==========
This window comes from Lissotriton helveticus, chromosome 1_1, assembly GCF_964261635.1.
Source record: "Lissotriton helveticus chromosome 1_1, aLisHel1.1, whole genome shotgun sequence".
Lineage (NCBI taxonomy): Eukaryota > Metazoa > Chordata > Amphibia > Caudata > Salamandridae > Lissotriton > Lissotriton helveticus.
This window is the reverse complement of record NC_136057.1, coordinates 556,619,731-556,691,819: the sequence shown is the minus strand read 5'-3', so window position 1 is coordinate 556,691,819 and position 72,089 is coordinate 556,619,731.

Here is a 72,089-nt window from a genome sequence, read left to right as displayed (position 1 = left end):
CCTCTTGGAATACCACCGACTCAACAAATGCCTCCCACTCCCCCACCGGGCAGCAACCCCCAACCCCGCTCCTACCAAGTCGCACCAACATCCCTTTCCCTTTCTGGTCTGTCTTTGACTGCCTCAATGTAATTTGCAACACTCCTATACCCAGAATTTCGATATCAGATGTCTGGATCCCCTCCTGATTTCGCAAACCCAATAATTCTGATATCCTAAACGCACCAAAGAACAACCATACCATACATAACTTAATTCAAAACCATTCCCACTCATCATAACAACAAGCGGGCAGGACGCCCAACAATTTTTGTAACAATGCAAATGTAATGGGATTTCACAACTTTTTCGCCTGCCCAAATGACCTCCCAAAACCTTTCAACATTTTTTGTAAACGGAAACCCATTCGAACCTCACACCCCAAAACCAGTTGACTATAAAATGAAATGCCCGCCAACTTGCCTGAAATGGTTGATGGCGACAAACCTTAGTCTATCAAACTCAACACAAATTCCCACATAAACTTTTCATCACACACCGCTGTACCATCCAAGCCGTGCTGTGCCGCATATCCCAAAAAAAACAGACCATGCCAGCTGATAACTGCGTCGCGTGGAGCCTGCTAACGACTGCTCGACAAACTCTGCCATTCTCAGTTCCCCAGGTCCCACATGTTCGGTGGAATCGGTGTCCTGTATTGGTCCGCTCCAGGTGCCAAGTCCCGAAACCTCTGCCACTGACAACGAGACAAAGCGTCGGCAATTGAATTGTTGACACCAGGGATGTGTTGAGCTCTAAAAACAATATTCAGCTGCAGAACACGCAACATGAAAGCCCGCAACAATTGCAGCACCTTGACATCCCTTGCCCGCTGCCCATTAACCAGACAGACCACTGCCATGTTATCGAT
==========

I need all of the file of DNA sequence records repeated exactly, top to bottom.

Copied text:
This window comes from Lissotriton helveticus, chromosome 1_1, assembly GCF_964261635.1.
Source record: "Lissotriton helveticus chromosome 1_1, aLisHel1.1, whole genome shotgun sequence".
Lineage (NCBI taxonomy): Eukaryota > Metazoa > Chordata > Amphibia > Caudata > Salamandridae > Lissotriton > Lissotriton helveticus.
This window is the reverse complement of record NC_136057.1, coordinates 556,619,731-556,691,819: the sequence shown is the minus strand read 5'-3', so window position 1 is coordinate 556,691,819 and position 72,089 is coordinate 556,619,731.

Here is a 72,089-nt window from a genome sequence, read left to right as displayed (position 1 = left end):
CCTCTTGGAATACCACCGACTCAACAAATGCCTCCCACTCCCCCACCGGGCAGCAACCCCCAACCCCGCTCCTACCAAGTCGCACCAACATCCCTTTCCCTTTCTGGTCTGTCTTTGACTGCCTCAATGTAATTTGCAACACTCCTATACCCAGAATTTCGATATCAGATGTCTGGATCCCCTCCTGATTTCGCAAACCCAATAATTCTGATATCCTAAACGCACCAAAGAACAACCATACCATACATAACTTAATTCAAAACCATTCCCACTCATCATAACAACAAGCGGGCAGGACGCCCAACAATTTTTGTAACAATGCAAATGTAATGGGATTTCACAACTTTTTCGCCTGCCCAAATGACCTCCCAAAACCTTTCAACATTTTTTGTAAACGGAAACCCATTCGAACCTCACACCCCAAAACCAGTTGACTATAAAATGAAATGCCCGCCAACTTGCCTGAAATGGTTGATGGCGACAAACCTTAGTCTATCAAACTCAACACAAATTCCCACATAAACTTTTCATCACACACCGCTGTACCATCCAAGCCGTGCTGTGCCGCATATCCCAAAAAAAACAGACCATGCCAGCTGATAACTGCGTCGCGTGGAGCCTGCTAACGACTGCTCGACAAACTCTGCCATTCTCAGTTCCCCAGGTCCCACATGTTCGGTGGAATCGGTGTCCTGTATTGGTCCGCTCCAGGTGCCAAGTCCCGAAACCTCTGCCACTGACAACGAGACAAAGCGTCGGCAATTGAATTGTTGACACCAGGGATGTGTTGAGCTCTAAAAACAATATTCAGCTGCAGAACACGCAACATGAAAGCCCGCAACAATTGCAGCACCTTGACATCCCTTGCCCGCTGCCCATTAACCAGACAGACCACTGCCATGTTATCGAT